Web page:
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In City Heights, certain things are ubiquitous. Rattling wire pushcarts, for example. Little red stains on the sidewalk (more on both of these in future posts). Another is the smiling face of a little girl wearing two long, dark braids. Her picture is on the front of corn tortilla packets sold in mom and pop markets throughout City Heights — and as far away as Escondido.

You could assume her name is Lily, since the tortillas come from a tortilla shop called Tortilleria Lily, according to the package.

But I couldn’t assume, so I paid a visit this morning. Tortilleria Lily is a bright green and purple and orange building that sits at 43rd Street and University Avenue in City Heights. When you walk by — or drive by with your windows open — your nostrils catch the wafting aroma of corn cooking.

Inside, Joe Bañuelos was tending a line of customers picking up a package or two of tortillas, which are made in-house every day. Bañuelos is the tortilleria’s manager. His aunt and uncle own it.

And Lily, it turns out, is their youngest daughter. She’s in her mid-30s now, but the picture was taken when she was a girl, and placed on the packaging when Bañuelos’ aunt and uncle, Delia and Francisco Amezquita, opened the tortilla shop 22 years ago in a little building down the street.

“It started with one machine,” Bañuelos said. “Three years later they moved here. There’s three ovens now.”

Tortilleria Lily is one of those City Heights institutions that has become part of the daily lives of this community’s Latino population. From 5 a.m. until 2 p.m., men and women, young and old, stream through with push carts and strollers and plastic bags to pick up their daily few dozen, still warm from the oven. If you can’t make it to the store’s sales counter, you can find its tortillas for sale at the fruit bar across the street and at the corner market a block away, where you can also get your taxes done.

Lily sells standard-sized corn tortillas in packets of 33 for $1.45 and 110 for $3.55.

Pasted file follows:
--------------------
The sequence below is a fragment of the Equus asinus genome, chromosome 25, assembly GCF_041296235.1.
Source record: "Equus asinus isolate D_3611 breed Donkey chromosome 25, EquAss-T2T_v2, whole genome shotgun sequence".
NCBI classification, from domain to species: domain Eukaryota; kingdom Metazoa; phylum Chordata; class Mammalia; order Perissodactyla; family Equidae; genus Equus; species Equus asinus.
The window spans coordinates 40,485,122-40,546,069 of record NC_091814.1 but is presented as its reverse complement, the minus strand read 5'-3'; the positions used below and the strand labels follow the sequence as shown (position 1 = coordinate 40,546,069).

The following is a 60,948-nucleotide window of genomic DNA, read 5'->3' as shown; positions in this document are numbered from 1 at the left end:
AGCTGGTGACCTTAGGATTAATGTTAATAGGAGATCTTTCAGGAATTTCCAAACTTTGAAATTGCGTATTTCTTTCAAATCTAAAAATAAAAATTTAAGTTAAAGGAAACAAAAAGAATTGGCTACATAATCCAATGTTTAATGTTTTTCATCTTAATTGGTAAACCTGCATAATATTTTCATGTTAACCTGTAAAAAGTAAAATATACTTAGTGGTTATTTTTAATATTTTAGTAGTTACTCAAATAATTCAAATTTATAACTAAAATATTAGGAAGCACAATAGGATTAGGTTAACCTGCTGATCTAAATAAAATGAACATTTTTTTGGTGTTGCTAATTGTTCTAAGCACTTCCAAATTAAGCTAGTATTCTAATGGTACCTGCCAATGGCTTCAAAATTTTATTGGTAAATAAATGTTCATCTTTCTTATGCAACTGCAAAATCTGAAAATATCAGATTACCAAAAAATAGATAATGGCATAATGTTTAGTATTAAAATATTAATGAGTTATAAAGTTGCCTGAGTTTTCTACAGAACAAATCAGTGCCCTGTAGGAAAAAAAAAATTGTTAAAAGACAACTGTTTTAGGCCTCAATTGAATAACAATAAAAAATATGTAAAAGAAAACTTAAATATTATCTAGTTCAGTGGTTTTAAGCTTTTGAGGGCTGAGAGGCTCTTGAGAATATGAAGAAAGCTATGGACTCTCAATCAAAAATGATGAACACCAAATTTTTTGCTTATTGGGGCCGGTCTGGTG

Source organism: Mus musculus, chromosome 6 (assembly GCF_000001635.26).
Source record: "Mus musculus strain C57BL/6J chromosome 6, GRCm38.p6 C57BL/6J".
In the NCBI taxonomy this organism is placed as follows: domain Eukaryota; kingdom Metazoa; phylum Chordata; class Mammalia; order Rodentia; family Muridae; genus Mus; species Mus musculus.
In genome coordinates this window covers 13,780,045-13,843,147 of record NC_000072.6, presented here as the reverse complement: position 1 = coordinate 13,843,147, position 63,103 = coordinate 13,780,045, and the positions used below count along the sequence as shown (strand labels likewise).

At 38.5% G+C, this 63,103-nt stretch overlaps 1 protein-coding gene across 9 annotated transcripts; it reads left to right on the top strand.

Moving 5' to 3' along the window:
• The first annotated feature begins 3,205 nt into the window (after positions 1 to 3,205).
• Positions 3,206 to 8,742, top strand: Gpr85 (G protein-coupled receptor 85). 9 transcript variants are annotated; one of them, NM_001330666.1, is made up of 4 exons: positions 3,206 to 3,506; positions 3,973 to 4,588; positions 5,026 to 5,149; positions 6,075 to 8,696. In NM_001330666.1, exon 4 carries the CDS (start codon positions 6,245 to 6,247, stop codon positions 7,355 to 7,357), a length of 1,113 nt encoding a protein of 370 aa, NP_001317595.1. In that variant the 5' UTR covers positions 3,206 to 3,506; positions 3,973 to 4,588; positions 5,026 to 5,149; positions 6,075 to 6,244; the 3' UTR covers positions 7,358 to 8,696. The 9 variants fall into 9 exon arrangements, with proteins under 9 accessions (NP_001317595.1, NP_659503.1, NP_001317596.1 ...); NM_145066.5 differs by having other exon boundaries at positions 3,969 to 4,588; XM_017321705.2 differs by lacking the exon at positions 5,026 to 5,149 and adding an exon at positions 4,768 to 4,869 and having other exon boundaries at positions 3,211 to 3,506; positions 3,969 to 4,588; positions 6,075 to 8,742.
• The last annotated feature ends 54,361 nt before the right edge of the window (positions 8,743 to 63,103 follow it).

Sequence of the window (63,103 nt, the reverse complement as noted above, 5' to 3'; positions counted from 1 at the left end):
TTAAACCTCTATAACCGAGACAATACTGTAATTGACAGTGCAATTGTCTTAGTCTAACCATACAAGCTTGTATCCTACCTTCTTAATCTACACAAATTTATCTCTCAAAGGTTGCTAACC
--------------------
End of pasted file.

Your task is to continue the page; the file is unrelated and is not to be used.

The tortilleria sells in wholesale, too. That makes up about 60 percent of its sales. But with the economic downturn, Bañuelos said, restaurants and stores cut back. What didn’t slow was the daily stream of Mexican families who come through for the tortillas that are staples at every meal.

“We get little old ladies who come in everyday,” Bañuelos said, “and buy their small packet. That’s why we’ve been able to survive. It’s that part of Mexican culture where they don’t go to the store and stock up for a week or a month. They go to the market everyday to buy what they need fresh.”

“They taste like the tortillas from home,” Erick Posadas, who had just picked up a pack of 110, said in Spanish as he walked away from the store. He’s bought them for 10 years, since he moved from Mexico to City Heights.

“People prefer Lily tortillas because of the taste. For a lot of families, if there are no Lily tortillas, we don’t eat,” he said. Posadas lives close to Murphy’s Market, a medium-sized market that also makes its own tortillas in smaller quantities. But they’re not the same, he said.

“If I need them, I’ll go buy a small pack at Murphy’s until I can get a big one from Lily,” Posadas said.

But the number of local markets that make their own tortillas has grown over the years, Bañuelos said, so, though still successful, business at Lily has tapered off.

When his uncle opened the store in the late 1980s, he was motivated by the streams of Mexicans who left City Heights for Tijuana to buy their freshly-made tortillas there. He decided the neighborhood needed its own store.

It expanded to its current location after just three years. In its back room, roasted corn is poured into two oversized grinders that turn the kernels into dough. The dough runs through machines that smooth it into sheets and cuts the tortillas out at an alarming speed, then runs them through an oven. At the end of a conveyor belt, five or six women pack them into plastic bags.

“When all three machines are running, we make about 320 tortillas a minute, for about 10 hours a day,” Bañuelos said. Which is lucky for Mexican residents of City Heights seeking out the taste of home, he said. “With the line at the border now, I don’t know if you could still go just for tortillas.”

— ADRIAN FLORIDO

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